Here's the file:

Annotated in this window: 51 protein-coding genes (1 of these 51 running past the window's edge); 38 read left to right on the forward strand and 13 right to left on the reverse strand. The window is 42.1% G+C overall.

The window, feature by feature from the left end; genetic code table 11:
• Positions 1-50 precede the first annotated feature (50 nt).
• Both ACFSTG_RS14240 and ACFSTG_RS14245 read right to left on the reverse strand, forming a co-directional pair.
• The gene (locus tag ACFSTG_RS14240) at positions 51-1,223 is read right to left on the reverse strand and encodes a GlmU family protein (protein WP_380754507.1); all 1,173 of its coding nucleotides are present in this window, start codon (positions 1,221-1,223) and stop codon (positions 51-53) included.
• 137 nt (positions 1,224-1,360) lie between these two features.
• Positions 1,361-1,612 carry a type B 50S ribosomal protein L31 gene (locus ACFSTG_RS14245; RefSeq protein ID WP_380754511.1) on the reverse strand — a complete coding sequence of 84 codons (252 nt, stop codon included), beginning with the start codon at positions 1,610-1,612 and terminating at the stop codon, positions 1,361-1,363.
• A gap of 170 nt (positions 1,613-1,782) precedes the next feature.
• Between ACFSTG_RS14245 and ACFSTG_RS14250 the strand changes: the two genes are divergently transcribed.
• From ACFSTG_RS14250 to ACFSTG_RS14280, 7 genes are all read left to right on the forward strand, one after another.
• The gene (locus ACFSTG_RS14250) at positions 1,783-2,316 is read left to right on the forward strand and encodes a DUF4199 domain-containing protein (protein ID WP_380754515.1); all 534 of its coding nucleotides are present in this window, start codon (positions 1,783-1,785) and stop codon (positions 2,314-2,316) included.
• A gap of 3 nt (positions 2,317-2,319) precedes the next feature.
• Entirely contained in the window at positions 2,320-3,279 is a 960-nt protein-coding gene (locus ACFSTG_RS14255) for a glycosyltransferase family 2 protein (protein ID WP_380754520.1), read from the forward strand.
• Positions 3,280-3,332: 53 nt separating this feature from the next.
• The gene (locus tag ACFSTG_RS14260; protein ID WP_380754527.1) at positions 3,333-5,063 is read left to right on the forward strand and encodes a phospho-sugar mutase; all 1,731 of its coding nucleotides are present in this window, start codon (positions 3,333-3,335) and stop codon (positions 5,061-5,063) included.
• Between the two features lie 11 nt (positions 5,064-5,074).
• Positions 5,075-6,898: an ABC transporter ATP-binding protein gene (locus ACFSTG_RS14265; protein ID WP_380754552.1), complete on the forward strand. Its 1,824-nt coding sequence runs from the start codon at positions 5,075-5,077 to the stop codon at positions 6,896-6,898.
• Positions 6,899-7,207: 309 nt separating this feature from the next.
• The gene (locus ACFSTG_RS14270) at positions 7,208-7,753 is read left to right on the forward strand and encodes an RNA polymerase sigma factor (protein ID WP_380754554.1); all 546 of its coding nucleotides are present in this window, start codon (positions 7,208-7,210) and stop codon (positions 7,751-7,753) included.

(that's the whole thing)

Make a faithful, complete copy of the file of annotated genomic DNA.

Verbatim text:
Annotated in this window: 51 protein-coding genes (1 of these 51 running past the window's edge); 38 read left to right on the forward strand and 13 right to left on the reverse strand. The window is 42.1% G+C overall.

The window, feature by feature from the left end; genetic code table 11:
• Positions 1-50 precede the first annotated feature (50 nt).
• Both ACFSTG_RS14240 and ACFSTG_RS14245 read right to left on the reverse strand, forming a co-directional pair.
• The gene (locus tag ACFSTG_RS14240) at positions 51-1,223 is read right to left on the reverse strand and encodes a GlmU family protein (protein WP_380754507.1); all 1,173 of its coding nucleotides are present in this window, start codon (positions 1,221-1,223) and stop codon (positions 51-53) included.
• 137 nt (positions 1,224-1,360) lie between these two features.
• Positions 1,361-1,612 carry a type B 50S ribosomal protein L31 gene (locus ACFSTG_RS14245; RefSeq protein ID WP_380754511.1) on the reverse strand — a complete coding sequence of 84 codons (252 nt, stop codon included), beginning with the start codon at positions 1,610-1,612 and terminating at the stop codon, positions 1,361-1,363.
• A gap of 170 nt (positions 1,613-1,782) precedes the next feature.
• Between ACFSTG_RS14245 and ACFSTG_RS14250 the strand changes: the two genes are divergently transcribed.
• From ACFSTG_RS14250 to ACFSTG_RS14280, 7 genes are all read left to right on the forward strand, one after another.
• The gene (locus ACFSTG_RS14250) at positions 1,783-2,316 is read left to right on the forward strand and encodes a DUF4199 domain-containing protein (protein ID WP_380754515.1); all 534 of its coding nucleotides are present in this window, start codon (positions 1,783-1,785) and stop codon (positions 2,314-2,316) included.
• A gap of 3 nt (positions 2,317-2,319) precedes the next feature.
• Entirely contained in the window at positions 2,320-3,279 is a 960-nt protein-coding gene (locus ACFSTG_RS14255) for a glycosyltransferase family 2 protein (protein ID WP_380754520.1), read from the forward strand.
• Positions 3,280-3,332: 53 nt separating this feature from the next.
• The gene (locus tag ACFSTG_RS14260; protein ID WP_380754527.1) at positions 3,333-5,063 is read left to right on the forward strand and encodes a phospho-sugar mutase; all 1,731 of its coding nucleotides are present in this window, start codon (positions 3,333-3,335) and stop codon (positions 5,061-5,063) included.
• Between the two features lie 11 nt (positions 5,064-5,074).
• Positions 5,075-6,898: an ABC transporter ATP-binding protein gene (locus ACFSTG_RS14265; protein ID WP_380754552.1), complete on the forward strand. Its 1,824-nt coding sequence runs from the start codon at positions 5,075-5,077 to the stop codon at positions 6,896-6,898.
• Positions 6,899-7,207: 309 nt separating this feature from the next.
• The gene (locus ACFSTG_RS14270) at positions 7,208-7,753 is read left to right on the forward strand and encodes an RNA polymerase sigma factor (protein ID WP_380754554.1); all 546 of its coding nucleotides are present in this window, start codon (positions 7,208-7,210) and stop codon (positions 7,751-7,753) included.